Governor’s Cup a wash|Unplayable fields force cancellation of Sunday’s action
Published 12:00 am Monday, August 3, 2009
The rain, rain that just wouldn’t go away forced the Governor’s Cup to try again some other day.
Tournament organizers canceled all of Sunday’s games after a heavy thunderstorm swept across Vicksburg on Saturday afternoon, leaving the fields at Halls Ferry Park in an unplayable state. It’s the second time in as many years that an entire day’s worth of games has been rained out, but the first time in the tournament’s 17-year history that the championship round was washed out.
Kristi Pantin, vice president of marketing for The Aquila Group, which runs the tournament, said the decision to cancel was made based on Saturday’s storm, poor field conditions and a forecast of more rain that never materialized. Only 0.03 inches of rain fell on Sunday in Vicksburg. Almost 2 inches of rain fell on Halls Ferry Park in a little over four hours on Saturday afternoon.
Email newsletter signup
“We sat next to the computer and looked at the radar and went back and forth like a seesaw,” Pantin said. “We would have had to start most of the age groups by 8 or 9 on Sunday morning to finish the tournament at a reasonable hour. And we were looking at hours of field work to even get to that point. People are starting school this week and we felt we needed to make a decision and not leave them in limbo.”
Most of the 46 teams in the tournament’s five age groups played two games before the rain hit on Saturday. Pantin said they would be given the option of receiving a partial refund of their $300 entry fee, or returning to Vicksburg to play the remaining games in the tournament.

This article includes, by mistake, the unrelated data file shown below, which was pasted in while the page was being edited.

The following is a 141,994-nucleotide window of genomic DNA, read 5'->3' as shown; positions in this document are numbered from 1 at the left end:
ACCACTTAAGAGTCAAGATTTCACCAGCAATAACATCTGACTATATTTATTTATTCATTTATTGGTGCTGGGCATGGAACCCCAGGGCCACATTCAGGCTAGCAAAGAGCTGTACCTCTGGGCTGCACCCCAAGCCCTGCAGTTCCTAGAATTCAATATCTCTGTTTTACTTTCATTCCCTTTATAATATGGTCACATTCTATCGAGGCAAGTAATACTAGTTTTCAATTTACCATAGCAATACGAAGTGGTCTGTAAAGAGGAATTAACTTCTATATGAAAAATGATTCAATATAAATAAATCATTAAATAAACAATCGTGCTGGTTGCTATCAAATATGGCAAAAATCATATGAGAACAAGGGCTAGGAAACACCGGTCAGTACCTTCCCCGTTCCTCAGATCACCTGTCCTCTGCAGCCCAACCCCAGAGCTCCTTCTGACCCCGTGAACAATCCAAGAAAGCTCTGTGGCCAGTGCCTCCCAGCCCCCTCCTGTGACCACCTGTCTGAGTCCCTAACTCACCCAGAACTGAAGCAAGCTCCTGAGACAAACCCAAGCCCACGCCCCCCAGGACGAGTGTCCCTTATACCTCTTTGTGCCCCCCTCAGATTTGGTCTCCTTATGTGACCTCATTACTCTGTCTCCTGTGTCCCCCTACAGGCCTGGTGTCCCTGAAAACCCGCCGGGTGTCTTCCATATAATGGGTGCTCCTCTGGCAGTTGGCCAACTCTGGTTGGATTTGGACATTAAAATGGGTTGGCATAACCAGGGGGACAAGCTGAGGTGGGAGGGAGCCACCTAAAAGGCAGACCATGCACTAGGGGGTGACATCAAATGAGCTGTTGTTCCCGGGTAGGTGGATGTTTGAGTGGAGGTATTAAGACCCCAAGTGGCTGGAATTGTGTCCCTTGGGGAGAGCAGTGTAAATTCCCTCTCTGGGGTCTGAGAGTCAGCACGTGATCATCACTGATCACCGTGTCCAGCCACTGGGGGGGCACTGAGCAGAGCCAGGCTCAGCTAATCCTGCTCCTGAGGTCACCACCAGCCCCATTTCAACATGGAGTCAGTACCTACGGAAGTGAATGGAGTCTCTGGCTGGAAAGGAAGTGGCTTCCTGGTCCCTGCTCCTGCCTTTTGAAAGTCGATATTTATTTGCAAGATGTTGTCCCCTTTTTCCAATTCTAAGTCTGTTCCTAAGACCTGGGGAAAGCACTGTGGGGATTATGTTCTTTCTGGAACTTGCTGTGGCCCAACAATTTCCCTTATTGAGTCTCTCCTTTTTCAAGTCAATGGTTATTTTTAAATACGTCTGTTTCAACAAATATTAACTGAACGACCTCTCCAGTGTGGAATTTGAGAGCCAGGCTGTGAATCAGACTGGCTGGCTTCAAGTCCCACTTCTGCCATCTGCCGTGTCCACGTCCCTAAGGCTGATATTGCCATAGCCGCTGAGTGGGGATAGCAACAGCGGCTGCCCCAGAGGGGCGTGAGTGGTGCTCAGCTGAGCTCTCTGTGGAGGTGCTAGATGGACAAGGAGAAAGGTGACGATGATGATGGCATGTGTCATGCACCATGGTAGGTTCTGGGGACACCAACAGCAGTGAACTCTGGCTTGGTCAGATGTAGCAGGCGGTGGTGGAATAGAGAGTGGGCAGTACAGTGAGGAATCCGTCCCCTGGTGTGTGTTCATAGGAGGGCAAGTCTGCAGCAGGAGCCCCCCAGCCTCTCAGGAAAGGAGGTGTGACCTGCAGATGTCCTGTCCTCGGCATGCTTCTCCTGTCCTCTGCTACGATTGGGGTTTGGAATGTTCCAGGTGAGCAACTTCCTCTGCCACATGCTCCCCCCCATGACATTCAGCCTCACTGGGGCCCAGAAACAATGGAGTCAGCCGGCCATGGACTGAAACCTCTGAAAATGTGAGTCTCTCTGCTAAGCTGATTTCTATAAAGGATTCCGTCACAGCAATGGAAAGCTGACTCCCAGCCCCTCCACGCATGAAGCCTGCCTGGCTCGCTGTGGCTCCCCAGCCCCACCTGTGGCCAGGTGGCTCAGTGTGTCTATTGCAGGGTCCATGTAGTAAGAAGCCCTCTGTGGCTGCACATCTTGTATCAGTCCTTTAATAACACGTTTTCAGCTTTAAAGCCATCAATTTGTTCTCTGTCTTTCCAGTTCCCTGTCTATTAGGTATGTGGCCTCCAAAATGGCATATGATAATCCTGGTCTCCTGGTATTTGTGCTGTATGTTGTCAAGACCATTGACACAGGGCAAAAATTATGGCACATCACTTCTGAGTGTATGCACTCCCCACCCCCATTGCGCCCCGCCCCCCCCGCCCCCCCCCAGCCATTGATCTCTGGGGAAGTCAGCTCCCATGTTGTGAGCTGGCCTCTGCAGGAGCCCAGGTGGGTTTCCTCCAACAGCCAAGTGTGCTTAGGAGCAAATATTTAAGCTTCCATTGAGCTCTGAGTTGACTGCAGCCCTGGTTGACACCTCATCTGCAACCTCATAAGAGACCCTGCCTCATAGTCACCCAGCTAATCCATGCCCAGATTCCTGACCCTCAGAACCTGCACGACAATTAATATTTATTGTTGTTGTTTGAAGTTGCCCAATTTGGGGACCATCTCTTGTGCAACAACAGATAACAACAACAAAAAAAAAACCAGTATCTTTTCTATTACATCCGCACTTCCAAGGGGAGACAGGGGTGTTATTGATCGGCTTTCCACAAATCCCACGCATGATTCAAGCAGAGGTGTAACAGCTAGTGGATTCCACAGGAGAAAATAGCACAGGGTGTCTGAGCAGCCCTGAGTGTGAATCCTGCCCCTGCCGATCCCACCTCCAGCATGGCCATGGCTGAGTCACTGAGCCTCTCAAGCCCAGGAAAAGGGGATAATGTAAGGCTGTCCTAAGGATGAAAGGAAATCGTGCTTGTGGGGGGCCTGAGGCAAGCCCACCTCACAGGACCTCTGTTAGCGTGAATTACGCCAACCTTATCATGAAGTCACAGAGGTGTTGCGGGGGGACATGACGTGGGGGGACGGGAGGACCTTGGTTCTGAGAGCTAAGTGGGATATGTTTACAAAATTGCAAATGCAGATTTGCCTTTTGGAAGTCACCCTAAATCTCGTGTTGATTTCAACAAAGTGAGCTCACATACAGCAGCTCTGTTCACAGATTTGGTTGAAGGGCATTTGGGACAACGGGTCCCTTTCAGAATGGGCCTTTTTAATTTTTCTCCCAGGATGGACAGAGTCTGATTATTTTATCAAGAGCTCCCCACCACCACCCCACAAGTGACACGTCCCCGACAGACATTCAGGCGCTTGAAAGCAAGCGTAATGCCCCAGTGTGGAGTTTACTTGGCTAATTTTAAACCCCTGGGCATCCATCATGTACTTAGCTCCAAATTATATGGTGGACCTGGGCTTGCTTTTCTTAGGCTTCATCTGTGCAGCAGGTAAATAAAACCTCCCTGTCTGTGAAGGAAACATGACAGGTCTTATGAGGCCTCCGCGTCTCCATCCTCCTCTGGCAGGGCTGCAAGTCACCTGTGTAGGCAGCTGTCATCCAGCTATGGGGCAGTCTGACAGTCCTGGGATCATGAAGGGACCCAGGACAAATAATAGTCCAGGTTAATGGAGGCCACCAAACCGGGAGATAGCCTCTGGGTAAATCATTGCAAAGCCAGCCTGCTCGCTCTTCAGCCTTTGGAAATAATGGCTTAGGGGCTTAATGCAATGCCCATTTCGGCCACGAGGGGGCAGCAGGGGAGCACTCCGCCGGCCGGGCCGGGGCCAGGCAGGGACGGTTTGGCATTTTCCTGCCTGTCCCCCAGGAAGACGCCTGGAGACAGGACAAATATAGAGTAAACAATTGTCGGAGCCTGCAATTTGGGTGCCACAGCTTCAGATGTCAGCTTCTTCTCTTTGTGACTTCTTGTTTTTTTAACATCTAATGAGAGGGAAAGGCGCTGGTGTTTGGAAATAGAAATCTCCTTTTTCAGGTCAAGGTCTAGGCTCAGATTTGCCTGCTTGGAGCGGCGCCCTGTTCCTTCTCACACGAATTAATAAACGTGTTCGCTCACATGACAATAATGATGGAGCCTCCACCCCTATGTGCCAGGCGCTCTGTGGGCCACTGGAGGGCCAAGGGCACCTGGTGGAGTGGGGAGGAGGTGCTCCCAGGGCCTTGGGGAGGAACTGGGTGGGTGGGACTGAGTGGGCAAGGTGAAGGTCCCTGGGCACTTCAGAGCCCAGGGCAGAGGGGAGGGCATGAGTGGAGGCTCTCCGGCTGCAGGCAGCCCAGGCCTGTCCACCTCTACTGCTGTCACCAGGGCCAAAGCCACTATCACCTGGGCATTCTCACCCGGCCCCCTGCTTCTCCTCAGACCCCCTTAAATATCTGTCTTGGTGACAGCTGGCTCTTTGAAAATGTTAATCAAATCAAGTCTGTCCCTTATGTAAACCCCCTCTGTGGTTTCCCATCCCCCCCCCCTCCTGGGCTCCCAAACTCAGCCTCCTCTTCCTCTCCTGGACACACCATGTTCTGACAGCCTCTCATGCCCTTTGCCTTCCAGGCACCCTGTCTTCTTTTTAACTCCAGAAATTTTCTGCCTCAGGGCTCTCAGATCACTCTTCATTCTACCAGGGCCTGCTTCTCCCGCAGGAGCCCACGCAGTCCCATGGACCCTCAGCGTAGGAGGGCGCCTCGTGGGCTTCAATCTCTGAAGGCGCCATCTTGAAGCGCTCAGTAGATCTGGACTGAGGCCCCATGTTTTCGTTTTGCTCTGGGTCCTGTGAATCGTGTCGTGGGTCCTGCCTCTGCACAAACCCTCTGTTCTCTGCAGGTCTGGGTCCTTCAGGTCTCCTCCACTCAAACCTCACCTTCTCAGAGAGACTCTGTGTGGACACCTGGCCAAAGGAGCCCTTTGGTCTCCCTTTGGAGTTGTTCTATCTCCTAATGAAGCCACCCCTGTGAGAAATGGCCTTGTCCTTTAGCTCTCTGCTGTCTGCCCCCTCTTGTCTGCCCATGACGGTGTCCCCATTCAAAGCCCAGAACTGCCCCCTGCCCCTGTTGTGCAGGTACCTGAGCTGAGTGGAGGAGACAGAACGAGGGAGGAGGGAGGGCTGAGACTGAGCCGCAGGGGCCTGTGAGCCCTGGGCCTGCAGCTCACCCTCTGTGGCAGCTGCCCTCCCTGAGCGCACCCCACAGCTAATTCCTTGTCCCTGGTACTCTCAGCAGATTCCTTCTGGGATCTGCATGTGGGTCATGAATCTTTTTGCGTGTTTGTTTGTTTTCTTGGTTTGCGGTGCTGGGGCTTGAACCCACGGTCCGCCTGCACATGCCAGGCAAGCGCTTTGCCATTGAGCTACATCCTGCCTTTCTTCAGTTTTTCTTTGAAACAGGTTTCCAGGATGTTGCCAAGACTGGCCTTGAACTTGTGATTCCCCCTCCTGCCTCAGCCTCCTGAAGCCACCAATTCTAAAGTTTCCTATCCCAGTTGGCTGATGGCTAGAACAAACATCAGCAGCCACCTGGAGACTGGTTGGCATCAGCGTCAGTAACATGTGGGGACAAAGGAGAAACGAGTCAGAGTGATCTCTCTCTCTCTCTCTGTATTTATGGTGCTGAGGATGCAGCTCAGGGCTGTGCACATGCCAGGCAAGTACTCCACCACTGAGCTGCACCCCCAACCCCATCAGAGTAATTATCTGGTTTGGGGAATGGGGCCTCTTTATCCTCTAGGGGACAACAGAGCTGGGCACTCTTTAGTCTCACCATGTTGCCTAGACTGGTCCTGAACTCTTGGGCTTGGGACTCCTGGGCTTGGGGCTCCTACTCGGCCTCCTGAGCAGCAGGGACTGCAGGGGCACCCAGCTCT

Pantin said if enough teams show interest in playing the championship round, it would be set up as a one-day tournament on Aug. 15. A final decision will be made later this week.
A full second weekend of games, with teams from the 7-, 10-, 12-, 13- and 16-year-olds’ age groups is scheduled to begin on Friday night.
“We’ll have to have 60 percent participation to finish the tournament,” Pantin said.
Despite a week of stormy weather that swamped Halls Ferry Park with 6.45 inches of rain, according to an official weather station at the park, the tournament began as scheduled on Friday night. A full day of work by city crews and some small tarps had the fields a bit soggy, but ready to play on. Even after a brief shower on Friday night, it didn’t take more than a few minutes to clean up the fields.
Saturday’s storm was a different beast.
Thunder, lightning and torrential downpours pelted the complex for about 45 minutes. When it was over, 1.5 inches of rain had fallen and most of the fields were underwater. Tournament organizers had hoped to resume play on Sunday morning, but another burst of rain Saturday night and a 50 percent chance of Sunday storms that was forecast led them to cancel.
“We tried to do our anti-rain dance, but it didn’t work,” Pantin said with a laugh. “This was a tough, tough decision to make. Nobody hated it more than we did. ”
Although dozens of players and coaches left Vicksburg disappointed, some were happy to get at least a few games in. Rain has plagued Mississippi’s tournament circuit this summer and any baseball was better than no baseball.
“Before this year we never had any tournaments completely rained out. This year we’ve had four. It’s a hardship financially and mentally,” said Vicksburg Venom coach Todd Boolos, whose team finished its second Governor’s Cup game moments before the storm hit on Saturday.
Contact Ernest Bowker at firstname.lastname@example.org